KAMPALA — Starting October 1, Uganda will start earning Value Added Tax (VAT) from non-resident electronic service providers, including on social media tech firm, Facebook.
“As of October 2022, Facebook ads in Uganda will be subject to a value-added tax (VAT) at the applicable local tax rate,” Meta, the owner of Facebook said on the weekend.
“This applies to advertisers whose “Sold to” the country (Uganda) on their business or personal address is set to Uganda and who haven’t added their tax identification number (TIN) to their Facebook ad account,” the company added.
VAT will be added whenever users’/advertisers are charged for their ads, regardless of whether they are purchasing Facebook ads for business or personal purposes.
“As VAT is added on top of charges, you won’t reach your billing threshold faster, but you may be charged more than your billing threshold amount. If you pay for Facebook ads with a manual payment method, VAT is accounted for at the applicable rate when your ad account is funded to determine the total balance available,” Facebook said.
The taxman is yet to announce this new development but in a recent public notice, the URA notified all non-resident suppliers of electronic services to collect, file and pay this tax.
These services include the following when offered remotely; online advertising, online music streaming, movie streaming services, websites, web- hosting or remote maintenance of programs and equipment, supply of software and software updates, supply of images, text and information, access to databases and self-education packages.
The others include music, films and games of chance, political, cultural, artistic, sporting, scientific and other broad casts and events including television etc.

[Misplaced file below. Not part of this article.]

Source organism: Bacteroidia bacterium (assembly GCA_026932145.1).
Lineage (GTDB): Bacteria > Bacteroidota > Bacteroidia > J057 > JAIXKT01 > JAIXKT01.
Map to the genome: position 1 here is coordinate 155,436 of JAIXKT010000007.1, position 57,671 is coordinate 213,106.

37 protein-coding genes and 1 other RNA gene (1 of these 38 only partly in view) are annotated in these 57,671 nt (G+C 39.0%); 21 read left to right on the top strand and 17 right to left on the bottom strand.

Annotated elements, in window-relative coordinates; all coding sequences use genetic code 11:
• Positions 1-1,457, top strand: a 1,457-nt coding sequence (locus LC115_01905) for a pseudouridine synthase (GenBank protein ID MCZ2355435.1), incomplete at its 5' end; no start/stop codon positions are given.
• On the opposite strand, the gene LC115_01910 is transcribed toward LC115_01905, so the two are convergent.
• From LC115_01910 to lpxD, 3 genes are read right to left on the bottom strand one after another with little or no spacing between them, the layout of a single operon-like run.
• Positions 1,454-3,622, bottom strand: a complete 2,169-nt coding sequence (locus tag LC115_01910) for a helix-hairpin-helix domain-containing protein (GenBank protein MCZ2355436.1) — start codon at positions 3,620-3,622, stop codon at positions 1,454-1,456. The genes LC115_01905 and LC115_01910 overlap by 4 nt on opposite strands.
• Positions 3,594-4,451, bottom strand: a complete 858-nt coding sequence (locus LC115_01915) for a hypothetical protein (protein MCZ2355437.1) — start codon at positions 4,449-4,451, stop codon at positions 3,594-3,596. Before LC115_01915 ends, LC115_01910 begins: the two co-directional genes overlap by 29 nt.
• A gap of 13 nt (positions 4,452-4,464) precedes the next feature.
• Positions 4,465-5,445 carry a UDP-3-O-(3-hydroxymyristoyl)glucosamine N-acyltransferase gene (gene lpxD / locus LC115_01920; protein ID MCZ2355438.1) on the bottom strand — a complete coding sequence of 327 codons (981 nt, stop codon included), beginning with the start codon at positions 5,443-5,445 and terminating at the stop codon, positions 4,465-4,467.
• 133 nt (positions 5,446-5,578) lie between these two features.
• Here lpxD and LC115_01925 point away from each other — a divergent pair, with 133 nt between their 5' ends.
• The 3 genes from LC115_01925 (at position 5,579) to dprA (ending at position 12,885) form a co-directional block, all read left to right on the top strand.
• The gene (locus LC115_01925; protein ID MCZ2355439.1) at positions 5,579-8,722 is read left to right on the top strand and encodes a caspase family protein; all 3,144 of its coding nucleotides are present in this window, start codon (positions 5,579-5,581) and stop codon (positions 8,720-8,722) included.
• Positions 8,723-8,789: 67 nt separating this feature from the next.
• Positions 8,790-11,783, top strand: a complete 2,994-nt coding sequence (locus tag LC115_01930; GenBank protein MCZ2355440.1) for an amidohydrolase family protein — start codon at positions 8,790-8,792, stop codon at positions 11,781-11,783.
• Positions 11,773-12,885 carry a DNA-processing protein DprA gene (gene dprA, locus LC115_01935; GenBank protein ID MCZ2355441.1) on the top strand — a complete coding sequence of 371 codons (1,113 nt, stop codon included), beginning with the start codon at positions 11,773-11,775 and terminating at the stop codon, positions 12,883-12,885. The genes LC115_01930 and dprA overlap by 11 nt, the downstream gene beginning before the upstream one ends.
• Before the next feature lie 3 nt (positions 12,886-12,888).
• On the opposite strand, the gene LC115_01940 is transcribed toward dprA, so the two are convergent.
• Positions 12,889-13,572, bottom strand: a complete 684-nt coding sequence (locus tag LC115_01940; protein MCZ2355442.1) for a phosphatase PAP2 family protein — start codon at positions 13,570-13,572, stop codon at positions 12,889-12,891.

According to Section 16(2) (d) of the VAT Act, URA is empowered to charge VAT on electronic services supplied to a recipient in Uganda.
The Act provides that a non-resident person (NR) is considered to have made a taxable supply in Uganda, where electronic services are supplied to a non-taxable person in Uganda.
A non-taxable person in this case refers to a person who is not registered for VAT.
This provision applies to non-taxable persons because taxable persons already pay this VAT under the reverse charge mechanism, expert said.
Although this legal provision was first enacted in 2011, URA could not collect this VAT then due to undefined provisions for how the Non-residents would account for the VAT once charged. As a result, section 31A was introduced in July 2020 stipulating that Non-residents account for this tax every quarter on the 15th day of the first month following the end of a quarter.
While many countries around the world implement this measure, Uganda becomes the fourth African country to take this up after South Africa, Nigeria and Kenya.
URA has made initial contact with many of the non-resident service providers such as Google, Microsoft, Netflix, Meta, Spotify, Zoom, Amazon, Apple, Bolt, Uber etc and some of these entities have registered and paid the tax due.
The tax man expects to collect at least UGX 5Bln in taxes from this measure.
This development is one of the steps Uganda is making towards collecting taxes from the e-Commerce economy.
Like most countries around the world, Uganda is considering levying income tax on the Non-resident entities targeting the income they source in Uganda, a discussion that is still ongoing on the global stage spearheaded by Organisation for Economic Co-operation and Development (OECD).
How the tax will be charged
In a detailed notice, Facebook has asked users to add their Tax ID into payment settings for accountability.
“In the Payment settings, you can add your TIN so that it’s shown on your ads receipts. If you add your TIN to your account:
•Facebook doesn’t add VAT to your purchase of Facebook ads, and
•You’re responsible for self-assessing and paying Uganda VAT under reverse charge in accordance with Section 5(1)(c) of Uganda Value Added Tax Law.
Under the new arrangement, Meta/Facebook will submit users’ information with the Uganda Revenue Authority.